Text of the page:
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Women occupy very few academic jobs in Ghana. Culture and society’s expectations are to blame

A woman teaching a group of men and women in a room
There is a dearth of women teaching at institutions of higher education in Ghana. Wikimedia Commons/Flickr

In many parts of the world, men dominate the higher education sector. A 2022 UNESCO report found that, globally, fewer than two out of five senior academics are women. In an earlier report it showed that less than 30% of the world’s researchers are women.

Ghana is no exception. The country has made some progress in improving gender parity and inclusion through various national policies. But this progress has not extended to jobs in the higher education sector. In 2009, drawing on data from six of the country’s public universities, the regulator for tertiary institutions, National Council for Tertiary Education reported that just 19.5% of academic staff were women.

Our recent research suggests these figures have not improved in the past few years. We set out to understand why so few women occupy academic positions in Ghanaian universities. We did this because understanding the reasons will help efforts at developing appropriate policy responses.

Our findings showed that traditional gender norms were the main barrier to Ghanaian women pursuing academic careers. There are set ideas in Ghanaian society about what women can and should do. Examples include the fact that women are seen primarily as caregivers and mothers rather than as professionals seeking careers. Entrenched ideas about what women can or should do is a major issue because it evokes negative gender stereotypes. Many women have in many circumstances internalised these stereotypes and shared them. In turn, this has contributed to the low numbers of women academics in Ghanaian universities.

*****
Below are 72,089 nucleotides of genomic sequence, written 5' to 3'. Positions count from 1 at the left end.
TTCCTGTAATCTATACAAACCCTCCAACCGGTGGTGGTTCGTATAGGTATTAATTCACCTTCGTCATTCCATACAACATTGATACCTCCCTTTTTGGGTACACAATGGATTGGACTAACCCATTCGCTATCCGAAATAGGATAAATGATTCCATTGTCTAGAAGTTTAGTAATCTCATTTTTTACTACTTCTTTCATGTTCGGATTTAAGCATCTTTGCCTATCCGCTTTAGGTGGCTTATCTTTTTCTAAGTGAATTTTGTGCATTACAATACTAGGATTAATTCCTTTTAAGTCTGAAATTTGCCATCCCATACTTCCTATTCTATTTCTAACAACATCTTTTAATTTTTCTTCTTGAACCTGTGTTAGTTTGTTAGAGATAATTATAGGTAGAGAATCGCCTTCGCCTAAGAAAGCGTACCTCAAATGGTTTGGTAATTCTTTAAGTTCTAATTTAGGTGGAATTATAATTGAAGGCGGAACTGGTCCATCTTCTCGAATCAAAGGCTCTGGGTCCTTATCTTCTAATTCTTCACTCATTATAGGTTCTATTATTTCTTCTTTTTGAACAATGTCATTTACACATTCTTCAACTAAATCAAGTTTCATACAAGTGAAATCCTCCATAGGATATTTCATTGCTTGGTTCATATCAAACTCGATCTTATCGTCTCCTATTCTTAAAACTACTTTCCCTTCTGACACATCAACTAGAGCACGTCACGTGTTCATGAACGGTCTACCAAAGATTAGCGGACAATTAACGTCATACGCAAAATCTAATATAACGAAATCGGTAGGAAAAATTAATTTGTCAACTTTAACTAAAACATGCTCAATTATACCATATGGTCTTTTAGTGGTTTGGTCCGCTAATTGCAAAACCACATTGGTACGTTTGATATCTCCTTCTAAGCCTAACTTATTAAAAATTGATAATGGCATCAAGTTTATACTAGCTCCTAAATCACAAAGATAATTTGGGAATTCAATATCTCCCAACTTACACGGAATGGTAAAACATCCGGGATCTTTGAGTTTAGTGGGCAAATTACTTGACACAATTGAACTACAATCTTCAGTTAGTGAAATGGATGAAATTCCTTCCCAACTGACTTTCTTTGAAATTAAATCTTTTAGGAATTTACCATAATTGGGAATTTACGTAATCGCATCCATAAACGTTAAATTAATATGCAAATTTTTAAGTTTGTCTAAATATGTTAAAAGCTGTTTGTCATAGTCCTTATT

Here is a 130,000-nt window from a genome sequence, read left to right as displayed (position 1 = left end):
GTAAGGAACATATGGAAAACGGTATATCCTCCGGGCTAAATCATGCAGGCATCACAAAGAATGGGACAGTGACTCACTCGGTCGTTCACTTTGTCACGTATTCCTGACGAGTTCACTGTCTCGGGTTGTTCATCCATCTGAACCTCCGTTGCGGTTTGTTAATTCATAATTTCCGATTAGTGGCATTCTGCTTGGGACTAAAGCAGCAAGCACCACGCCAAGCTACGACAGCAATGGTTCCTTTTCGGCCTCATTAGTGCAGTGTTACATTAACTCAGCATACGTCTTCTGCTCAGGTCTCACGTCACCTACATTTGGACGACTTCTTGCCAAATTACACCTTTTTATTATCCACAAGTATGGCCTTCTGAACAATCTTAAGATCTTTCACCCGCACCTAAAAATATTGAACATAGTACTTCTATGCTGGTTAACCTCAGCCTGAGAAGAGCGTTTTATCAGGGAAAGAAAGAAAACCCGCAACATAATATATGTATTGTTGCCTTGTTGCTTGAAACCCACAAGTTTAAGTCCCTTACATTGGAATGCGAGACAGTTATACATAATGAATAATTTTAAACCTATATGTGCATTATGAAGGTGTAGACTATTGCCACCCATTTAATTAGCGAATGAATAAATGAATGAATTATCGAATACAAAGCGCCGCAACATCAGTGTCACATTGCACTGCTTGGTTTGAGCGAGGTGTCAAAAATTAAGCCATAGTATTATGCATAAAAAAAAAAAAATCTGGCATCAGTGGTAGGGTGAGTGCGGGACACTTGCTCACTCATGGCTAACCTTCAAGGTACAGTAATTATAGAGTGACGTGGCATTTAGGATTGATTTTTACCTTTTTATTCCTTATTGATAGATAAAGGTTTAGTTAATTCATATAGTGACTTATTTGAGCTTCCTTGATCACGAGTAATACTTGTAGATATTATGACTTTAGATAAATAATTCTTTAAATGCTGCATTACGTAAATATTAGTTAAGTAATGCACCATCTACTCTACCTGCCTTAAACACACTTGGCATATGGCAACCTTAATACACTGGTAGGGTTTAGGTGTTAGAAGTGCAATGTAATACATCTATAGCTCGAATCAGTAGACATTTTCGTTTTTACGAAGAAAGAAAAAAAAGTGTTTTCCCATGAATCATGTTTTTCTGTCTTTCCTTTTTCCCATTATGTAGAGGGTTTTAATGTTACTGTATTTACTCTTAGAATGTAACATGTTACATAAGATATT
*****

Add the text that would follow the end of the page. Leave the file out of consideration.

Low representation

The gender composition from nine Ghanaian universities based on data from the Ghana Tertiary Education Commission showed that:

  • Only 10.2% of all full professors – the most senior academic level – were women

  • Women accounted for just 14.2% of those ranked as Associate Professors

  • Only 13.4% of senior lecturers were women; the figure was 22.8% for lecturers and 26.4% for assistant lecturers.

These numbers reflect similar numerical trends elsewhere in the world. For example, in Australia, women held 54.7% of lecturer ranks, 46.8% of senior lecturer ranks, and only 33.9% of women held ranks above senior lecturer. In Nigeria, women represented only 23.7% of academic staff in universities in the 2018/2019 academic year. In Sierra Leone, out of the 1779 full time academic staff only 267 were women representing only 18% of the total academic staff .

What women told us

We interviewed 43 female academics who represented a variety of academic disciplines categorised into three academic domains. These were biological/agriculture sciences, humanities and social sciences, and engineering/Information Technology.

Respondents included 3 professors/associate professors, 4 senior lecturers, 29 lecturers and 7 assistant lecturers. The interview questions were centred on participants’ own experiences and events within their work environment and the wider society. We also asked about female employment participation in higher education.